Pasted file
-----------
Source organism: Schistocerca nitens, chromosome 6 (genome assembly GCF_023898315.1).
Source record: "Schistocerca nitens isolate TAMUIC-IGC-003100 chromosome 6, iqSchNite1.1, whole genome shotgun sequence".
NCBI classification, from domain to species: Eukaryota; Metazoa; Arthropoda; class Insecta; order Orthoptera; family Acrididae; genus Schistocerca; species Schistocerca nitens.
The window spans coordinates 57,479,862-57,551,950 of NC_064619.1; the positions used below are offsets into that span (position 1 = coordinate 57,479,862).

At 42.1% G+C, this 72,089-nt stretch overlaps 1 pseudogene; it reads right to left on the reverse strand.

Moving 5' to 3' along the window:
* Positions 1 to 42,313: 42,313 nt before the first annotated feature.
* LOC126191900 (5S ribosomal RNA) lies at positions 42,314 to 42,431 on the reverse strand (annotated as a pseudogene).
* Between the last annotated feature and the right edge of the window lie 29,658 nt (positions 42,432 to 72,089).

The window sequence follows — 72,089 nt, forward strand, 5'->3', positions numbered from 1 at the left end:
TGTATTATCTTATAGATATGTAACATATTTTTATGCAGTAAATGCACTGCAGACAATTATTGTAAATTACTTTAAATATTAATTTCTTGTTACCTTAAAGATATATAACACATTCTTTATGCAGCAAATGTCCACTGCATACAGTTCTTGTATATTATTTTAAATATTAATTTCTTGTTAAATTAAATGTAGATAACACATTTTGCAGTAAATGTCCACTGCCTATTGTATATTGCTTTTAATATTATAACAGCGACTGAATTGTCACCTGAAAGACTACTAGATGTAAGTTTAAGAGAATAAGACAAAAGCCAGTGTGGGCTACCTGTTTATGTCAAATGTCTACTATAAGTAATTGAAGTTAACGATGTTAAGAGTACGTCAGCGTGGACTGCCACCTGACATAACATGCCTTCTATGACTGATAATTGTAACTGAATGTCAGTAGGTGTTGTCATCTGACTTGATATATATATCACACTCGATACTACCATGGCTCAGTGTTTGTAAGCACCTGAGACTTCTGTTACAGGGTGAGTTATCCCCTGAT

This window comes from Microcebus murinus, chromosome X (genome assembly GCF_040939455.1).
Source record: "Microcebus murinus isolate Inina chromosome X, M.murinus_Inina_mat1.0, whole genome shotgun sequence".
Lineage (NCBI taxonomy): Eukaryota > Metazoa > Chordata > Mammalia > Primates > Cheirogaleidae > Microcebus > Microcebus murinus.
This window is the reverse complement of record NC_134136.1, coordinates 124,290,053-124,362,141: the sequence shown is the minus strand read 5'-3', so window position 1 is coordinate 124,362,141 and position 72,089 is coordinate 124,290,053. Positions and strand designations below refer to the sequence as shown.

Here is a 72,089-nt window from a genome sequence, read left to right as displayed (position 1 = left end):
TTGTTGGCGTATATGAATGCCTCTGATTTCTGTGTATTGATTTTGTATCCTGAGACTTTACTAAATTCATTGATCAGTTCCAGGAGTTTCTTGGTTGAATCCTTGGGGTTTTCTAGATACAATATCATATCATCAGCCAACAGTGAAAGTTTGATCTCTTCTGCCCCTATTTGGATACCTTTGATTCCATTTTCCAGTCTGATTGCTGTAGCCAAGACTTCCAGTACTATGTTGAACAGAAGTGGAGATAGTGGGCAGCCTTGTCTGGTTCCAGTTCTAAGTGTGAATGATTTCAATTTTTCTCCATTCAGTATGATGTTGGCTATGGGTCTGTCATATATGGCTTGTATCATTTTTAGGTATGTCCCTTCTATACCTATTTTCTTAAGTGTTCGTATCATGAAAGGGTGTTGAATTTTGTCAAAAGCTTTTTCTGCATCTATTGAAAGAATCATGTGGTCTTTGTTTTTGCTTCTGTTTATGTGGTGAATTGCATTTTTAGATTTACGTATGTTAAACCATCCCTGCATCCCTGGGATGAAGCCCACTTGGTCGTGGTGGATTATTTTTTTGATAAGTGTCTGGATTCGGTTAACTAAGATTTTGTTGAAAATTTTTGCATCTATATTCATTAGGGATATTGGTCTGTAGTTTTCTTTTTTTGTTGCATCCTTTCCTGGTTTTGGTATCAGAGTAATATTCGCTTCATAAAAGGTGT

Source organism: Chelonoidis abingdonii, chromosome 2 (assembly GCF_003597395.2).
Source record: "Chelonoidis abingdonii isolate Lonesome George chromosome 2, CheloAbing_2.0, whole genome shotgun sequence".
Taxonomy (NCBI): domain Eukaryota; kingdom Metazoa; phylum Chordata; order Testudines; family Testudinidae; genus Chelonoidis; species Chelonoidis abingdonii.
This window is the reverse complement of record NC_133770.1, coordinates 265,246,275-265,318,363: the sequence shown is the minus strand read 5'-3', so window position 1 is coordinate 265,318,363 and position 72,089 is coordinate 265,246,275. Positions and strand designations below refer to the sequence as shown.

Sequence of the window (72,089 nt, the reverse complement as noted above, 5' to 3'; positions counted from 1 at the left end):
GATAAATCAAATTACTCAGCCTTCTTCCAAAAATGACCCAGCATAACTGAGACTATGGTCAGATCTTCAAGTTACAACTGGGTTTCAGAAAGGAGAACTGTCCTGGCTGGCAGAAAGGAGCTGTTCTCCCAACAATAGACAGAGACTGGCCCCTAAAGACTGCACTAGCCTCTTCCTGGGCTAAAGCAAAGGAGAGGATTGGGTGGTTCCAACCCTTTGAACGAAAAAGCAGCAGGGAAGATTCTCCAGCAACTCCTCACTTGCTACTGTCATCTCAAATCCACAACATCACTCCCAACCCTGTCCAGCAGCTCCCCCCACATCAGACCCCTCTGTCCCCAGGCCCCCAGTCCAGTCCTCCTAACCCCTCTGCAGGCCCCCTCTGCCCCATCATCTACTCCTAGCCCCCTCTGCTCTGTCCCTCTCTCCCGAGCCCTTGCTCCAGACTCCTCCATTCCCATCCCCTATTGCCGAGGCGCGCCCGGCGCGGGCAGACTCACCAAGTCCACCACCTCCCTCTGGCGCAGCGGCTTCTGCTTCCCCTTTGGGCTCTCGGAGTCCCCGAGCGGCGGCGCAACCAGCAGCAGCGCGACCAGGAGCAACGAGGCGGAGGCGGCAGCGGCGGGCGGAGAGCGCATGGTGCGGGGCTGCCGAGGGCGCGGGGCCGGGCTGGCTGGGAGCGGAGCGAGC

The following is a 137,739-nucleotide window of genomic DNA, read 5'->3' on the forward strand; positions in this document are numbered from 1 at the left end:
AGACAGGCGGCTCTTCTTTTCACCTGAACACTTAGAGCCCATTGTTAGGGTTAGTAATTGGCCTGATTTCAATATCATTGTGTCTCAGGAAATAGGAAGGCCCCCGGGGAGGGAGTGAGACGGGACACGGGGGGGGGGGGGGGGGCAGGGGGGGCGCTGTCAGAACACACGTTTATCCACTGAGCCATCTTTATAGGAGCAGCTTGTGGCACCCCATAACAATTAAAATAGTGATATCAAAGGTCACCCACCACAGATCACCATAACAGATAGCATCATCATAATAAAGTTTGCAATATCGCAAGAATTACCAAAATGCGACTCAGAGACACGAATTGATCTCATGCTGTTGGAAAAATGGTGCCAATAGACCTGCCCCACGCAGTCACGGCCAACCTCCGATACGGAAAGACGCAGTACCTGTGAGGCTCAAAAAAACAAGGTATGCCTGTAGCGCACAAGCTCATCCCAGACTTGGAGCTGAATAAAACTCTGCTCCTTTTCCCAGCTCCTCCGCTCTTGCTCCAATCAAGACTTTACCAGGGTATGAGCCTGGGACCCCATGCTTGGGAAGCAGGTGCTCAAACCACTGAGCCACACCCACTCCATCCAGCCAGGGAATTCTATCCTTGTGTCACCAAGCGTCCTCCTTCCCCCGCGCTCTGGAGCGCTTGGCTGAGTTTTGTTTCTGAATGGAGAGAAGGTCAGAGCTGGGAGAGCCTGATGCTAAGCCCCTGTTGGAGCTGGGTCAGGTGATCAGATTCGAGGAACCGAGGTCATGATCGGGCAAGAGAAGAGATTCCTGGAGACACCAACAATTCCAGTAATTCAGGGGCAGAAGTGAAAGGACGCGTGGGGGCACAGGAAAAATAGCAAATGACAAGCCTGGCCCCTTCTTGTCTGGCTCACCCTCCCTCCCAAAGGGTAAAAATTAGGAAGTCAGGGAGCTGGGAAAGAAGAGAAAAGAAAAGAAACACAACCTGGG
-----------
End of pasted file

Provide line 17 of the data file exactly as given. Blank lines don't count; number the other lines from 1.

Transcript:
TTGTTGGCGTATATGAATGCCTCTGATTTCTGTGTATTGATTTTGTATCCTGAGACTTTACTAAATTCATTGATCAGTTCCAGGAGTTTCTTGGTTGAATCCTTGGGGTTTTCTAGATACAATATCATATCATCAGCCAACAGTGAAAGTTTGATCTCTTCTGCCCCTATTTGGATACCTTTGATTCCATTTTCCAGTCTGATTGCTGTAGCCAAGACTTCCAGTACTATGTTGAACAGAAGTGGAGATAGTGGGCAGCCTTGTCTGGTTCCAGTTCTAAGTGTGAATGATTTCAATTTTTCTCCATTCAGTATGATGTTGGCTATGGGTCTGTCATATATGGCTTGTATCATTTTTAGGTATGTCCCTTCTATACCTATTTTCTTAAGTGTTCGTATCATGAAAGGGTGTTGAATTTTGTCAAAAGCTTTTTCTGCATCTATTGAAAGAATCATGTGGTCTTTGTTTTTGCTTCTGTTTATGTGGTGAATTGCATTTTTAGATTTACGTATGTTAAACCATCCCTGCATCCCTGGGATGAAGCCCACTTGGTCGTGGTGGATTATTTTTTTGATAAGTGTCTGGATTCGGTTAACTAAGATTTTGTTGAAAATTTTTGCATCTATATTCATTAGGGATATTGGTCTGTAGTTTTCTTTTTTTGTTGCATCCTTTCCTGGTTTTGGTATCAGAGTAATATTCGCTTCATAAAAGGTGT